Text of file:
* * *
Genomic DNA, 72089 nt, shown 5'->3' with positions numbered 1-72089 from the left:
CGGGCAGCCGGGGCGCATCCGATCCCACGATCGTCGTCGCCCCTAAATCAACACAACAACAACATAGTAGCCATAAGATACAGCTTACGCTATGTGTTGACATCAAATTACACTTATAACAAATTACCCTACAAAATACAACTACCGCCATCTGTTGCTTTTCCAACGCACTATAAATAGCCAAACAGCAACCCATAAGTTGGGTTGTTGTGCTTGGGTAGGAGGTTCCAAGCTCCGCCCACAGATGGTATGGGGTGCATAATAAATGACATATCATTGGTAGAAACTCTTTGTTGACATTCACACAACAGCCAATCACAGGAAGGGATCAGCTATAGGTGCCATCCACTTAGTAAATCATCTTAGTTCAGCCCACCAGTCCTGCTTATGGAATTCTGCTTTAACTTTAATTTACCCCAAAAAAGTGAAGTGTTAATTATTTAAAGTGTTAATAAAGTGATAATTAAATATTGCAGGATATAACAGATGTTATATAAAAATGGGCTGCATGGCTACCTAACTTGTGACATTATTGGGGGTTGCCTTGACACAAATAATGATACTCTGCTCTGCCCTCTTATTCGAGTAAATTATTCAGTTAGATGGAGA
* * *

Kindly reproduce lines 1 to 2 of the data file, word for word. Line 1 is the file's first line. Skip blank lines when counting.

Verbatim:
Genomic DNA, 72089 nt, shown 5'->3' with positions numbered 1-72089 from the left:
CGGGCAGCCGGGGCGCATCCGATCCCACGATCGTCGTCGCCCCTAAATCAACACAACAACAACATAGTAGCCATAAGATACAGCTTACGCTATGTGTTGACATCAAATTACACTTATAACAAATTACCCTACAAAATACAACTACCGCCATCTGTTGCTTTTCCAACGCACTATAAATAGCCAAACAGCAACCCATAAGTTGGGTTGTTGTGCTTGGGTAGGAGGTTCCAAGCTCCGCCCACAGATGGTATGGGGTGCATAATAAATGACATATCATTGGTAGAAACTCTTTGTTGACATTCACACAACAGCCAATCACAGGAAGGGATCAGCTATAGGTGCCATCCACTTAGTAAATCATCTTAGTTCAGCCCACCAGTCCTGCTTATGGAATTCTGCTTTAACTTTAATTTACCCCAAAAAAGTGAAGTGTTAATTATTTAAAGTGTTAATAAAGTGATAATTAAATATTGCAGGATATAACAGATGTTATATAAAAATGGGCTGCATGGCTACCTAACTTGTGACATTATTGGGGGTTGCCTTGACACAAATAATGATACTCTGCTCTGCCCTCTTATTCGAGTAAATTATTCAGTTAGATGGAGA